|Personal data||Research themes||Ongoing teaching||Publications|
Person in charge of the Unit : Oui
In the Unit of Theoretical Chronobiology, we investigate by means of theoretical models the molecular bases of biological rhythms and threshold phenomena at the cellular level. Our modeling approach primarily pertains to the oscillations and waves of cytosolic calcium, the circadian clock, the cell cycle, and cellular differentiation. We also focus on physiological implications of these processes and on their associated pathological disorders. In this context, we study the origin of calcium deregulations leading to infertility or Alzheimer's disease, as well as sleep phase disorders linked to dysfunction of the circadian clock, but also the influence of circadian rhythms on cell proliferation and cancer.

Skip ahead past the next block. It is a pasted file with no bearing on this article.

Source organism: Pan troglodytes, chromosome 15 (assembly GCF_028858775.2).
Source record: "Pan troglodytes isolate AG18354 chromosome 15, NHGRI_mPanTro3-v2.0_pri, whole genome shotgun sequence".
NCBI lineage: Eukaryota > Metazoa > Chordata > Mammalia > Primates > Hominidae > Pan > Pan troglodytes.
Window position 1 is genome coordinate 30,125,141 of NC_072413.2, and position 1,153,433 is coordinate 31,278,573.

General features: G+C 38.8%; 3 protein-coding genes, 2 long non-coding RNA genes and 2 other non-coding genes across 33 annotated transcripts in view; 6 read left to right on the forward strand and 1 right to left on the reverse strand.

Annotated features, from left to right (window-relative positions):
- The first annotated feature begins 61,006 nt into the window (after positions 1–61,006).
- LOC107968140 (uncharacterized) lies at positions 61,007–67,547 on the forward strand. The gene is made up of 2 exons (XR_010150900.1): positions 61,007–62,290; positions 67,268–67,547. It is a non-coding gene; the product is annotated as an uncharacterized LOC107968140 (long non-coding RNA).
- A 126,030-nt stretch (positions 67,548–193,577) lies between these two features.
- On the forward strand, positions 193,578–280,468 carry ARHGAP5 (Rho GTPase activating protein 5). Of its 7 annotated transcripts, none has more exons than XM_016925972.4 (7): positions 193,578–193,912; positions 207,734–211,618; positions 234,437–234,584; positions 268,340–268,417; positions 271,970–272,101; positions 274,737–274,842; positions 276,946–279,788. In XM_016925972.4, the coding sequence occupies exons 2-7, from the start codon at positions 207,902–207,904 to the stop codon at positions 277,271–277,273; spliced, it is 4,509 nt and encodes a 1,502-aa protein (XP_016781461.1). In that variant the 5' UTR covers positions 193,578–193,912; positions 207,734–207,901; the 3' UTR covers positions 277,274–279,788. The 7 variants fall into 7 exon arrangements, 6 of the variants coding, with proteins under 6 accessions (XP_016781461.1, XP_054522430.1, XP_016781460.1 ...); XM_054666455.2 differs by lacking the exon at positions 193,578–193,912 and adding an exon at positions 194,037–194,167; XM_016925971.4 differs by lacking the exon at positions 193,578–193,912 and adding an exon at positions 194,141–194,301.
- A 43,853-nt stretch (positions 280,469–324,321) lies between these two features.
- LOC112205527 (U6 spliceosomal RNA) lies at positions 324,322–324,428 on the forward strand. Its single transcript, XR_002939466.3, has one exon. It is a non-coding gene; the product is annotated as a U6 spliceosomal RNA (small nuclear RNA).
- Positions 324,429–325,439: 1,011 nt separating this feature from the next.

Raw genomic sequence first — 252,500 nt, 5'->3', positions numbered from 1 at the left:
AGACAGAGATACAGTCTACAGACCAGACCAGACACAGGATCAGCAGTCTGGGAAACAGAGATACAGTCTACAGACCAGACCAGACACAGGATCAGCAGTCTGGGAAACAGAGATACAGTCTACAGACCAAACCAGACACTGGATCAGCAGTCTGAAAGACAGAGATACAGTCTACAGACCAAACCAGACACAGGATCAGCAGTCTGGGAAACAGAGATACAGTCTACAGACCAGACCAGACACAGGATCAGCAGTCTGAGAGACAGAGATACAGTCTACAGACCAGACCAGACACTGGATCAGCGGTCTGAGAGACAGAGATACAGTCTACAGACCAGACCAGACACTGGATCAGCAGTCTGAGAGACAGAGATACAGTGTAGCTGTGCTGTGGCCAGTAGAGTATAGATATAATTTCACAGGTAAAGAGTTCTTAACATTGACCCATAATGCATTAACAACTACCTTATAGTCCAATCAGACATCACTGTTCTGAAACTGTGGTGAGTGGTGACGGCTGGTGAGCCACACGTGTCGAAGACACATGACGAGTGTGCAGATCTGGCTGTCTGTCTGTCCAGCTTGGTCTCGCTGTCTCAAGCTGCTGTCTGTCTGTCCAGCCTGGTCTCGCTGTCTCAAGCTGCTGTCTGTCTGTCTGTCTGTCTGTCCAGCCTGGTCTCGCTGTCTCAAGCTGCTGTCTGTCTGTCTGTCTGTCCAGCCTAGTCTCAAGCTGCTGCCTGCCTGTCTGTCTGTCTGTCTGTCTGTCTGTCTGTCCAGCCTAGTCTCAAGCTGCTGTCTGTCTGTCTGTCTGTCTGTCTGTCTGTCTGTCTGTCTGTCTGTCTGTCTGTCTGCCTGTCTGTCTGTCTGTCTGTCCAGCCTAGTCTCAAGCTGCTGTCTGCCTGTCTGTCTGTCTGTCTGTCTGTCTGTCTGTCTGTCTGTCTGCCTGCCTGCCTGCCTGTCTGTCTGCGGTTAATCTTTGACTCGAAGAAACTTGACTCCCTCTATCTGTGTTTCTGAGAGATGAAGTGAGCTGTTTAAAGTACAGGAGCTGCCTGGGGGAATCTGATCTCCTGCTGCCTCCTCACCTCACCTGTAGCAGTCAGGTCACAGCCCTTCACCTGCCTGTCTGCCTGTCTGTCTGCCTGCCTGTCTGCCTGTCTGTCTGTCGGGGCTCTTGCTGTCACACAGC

In response to a stimulation by a hormone or a neurotransmitter, most cells respond by repetitive increases of their intracellular calcium concentration. Moreover, each spike propagates as a wave both inside the cell and between adjacent cells. Using theoretical models developed in close collaboration with experimentalists, we study the mechanisms of these oscillations and waves, as well as their physiological roles. In particular, we develop coomputational tools allowing to investigate the role of calcium dynamics in physiological and pathophysiological porcesses such as secretion, fertilization or Alzheimer's disease.
In collaboration with the laboratory of Claire Chazaud (University of Clermont-Ferrand), we model the process of cellular differentiation of inner cells in epiblast and primitive endoderm, which occurs during early embryonic development in mice. In particular, we aim at understanding the role played by the FGF-MAPK signaling cascade. Another aspect of this research pertains to the molecular mechanism of the segmentation clock that controls somitogenesis.